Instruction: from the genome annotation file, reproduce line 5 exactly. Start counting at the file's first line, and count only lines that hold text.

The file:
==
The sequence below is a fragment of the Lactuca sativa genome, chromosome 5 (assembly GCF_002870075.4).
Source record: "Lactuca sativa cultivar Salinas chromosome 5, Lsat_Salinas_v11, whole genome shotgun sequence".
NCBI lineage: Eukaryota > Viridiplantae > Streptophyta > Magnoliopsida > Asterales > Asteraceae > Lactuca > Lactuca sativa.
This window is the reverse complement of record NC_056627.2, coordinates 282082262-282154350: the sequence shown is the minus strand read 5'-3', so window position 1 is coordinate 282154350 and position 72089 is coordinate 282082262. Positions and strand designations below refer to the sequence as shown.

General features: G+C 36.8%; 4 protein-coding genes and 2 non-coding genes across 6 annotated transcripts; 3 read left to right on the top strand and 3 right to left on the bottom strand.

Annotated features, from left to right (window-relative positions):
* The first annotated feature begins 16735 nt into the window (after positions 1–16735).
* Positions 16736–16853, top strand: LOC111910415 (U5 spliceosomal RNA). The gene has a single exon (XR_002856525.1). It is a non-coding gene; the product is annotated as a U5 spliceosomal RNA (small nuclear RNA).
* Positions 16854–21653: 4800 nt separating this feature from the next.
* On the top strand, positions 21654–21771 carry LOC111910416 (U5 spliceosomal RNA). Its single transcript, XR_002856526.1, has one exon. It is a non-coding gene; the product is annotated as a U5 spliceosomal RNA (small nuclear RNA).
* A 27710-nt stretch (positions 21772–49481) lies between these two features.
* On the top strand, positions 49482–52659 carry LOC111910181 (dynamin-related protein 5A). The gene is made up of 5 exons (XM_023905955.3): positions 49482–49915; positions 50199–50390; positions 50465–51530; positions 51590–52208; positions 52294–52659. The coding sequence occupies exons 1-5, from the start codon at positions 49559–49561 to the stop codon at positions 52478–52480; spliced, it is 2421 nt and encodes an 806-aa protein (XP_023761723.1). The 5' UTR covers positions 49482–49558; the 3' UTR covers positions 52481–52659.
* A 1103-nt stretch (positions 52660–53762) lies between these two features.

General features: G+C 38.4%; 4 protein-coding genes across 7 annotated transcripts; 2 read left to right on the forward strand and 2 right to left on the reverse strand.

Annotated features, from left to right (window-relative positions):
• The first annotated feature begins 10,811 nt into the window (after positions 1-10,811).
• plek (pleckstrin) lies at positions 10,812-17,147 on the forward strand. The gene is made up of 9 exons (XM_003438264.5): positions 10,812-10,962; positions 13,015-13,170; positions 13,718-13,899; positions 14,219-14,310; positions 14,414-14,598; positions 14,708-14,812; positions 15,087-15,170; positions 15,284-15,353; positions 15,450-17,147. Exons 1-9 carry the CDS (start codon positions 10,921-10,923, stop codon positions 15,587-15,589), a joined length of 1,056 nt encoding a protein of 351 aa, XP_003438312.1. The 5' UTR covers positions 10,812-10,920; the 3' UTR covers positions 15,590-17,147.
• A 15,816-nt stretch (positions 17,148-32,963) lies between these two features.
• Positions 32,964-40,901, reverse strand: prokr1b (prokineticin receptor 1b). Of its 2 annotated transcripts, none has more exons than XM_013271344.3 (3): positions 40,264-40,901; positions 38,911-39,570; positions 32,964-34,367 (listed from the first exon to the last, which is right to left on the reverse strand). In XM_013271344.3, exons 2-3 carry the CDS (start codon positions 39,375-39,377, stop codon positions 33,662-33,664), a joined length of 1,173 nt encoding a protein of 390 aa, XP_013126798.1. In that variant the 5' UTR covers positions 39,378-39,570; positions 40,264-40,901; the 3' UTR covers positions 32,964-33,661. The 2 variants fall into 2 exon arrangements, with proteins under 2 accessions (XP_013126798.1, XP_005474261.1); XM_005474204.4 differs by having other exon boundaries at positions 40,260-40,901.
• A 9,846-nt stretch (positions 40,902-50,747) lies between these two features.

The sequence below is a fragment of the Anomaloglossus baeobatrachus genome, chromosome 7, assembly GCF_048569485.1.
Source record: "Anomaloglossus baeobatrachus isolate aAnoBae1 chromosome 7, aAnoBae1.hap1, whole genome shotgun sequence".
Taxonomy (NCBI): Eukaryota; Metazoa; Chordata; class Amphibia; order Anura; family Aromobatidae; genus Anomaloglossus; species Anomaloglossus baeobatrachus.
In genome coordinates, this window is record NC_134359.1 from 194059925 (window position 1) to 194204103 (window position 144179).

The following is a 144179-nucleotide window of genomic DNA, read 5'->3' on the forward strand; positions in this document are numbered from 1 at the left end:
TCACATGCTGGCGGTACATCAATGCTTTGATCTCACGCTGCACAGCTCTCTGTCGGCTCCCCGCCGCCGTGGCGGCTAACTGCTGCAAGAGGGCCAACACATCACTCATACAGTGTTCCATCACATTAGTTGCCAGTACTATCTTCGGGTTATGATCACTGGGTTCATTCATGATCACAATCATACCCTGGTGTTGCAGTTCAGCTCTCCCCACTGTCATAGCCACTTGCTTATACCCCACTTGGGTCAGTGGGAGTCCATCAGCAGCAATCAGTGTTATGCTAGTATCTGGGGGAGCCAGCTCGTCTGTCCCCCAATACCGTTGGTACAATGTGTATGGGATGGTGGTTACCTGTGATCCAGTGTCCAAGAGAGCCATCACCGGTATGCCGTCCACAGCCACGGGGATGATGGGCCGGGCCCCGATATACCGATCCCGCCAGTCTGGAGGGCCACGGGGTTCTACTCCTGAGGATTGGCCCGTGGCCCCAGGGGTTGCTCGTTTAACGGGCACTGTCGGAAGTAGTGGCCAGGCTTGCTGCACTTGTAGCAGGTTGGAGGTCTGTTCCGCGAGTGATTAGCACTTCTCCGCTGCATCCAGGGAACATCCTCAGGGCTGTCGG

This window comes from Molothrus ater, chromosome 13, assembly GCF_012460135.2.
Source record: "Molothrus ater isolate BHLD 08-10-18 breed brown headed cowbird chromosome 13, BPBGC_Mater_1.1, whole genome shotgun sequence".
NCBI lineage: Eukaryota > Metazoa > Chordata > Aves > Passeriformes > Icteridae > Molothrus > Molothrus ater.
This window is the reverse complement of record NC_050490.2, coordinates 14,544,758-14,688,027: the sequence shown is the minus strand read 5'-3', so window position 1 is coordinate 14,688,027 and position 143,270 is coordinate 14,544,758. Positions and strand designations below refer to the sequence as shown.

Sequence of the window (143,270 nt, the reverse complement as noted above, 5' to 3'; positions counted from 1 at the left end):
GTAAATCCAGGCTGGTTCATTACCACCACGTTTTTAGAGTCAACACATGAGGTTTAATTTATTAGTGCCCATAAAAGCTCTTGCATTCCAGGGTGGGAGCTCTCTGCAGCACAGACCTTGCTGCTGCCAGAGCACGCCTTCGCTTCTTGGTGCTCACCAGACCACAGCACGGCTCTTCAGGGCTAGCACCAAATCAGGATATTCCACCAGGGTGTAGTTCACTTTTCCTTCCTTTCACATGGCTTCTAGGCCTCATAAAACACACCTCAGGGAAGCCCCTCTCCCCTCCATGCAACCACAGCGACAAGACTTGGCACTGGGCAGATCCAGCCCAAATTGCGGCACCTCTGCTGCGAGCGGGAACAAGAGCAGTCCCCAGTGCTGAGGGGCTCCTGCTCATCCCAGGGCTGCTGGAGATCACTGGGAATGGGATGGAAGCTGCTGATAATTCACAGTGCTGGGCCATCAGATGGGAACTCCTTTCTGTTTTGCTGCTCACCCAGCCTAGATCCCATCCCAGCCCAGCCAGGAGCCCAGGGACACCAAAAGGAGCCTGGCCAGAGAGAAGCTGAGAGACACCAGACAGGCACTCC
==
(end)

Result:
General features: G+C 36.8%; 4 protein-coding genes and 2 non-coding genes across 6 annotated transcripts; 3 read left to right on the top strand and 3 right to left on the bottom strand.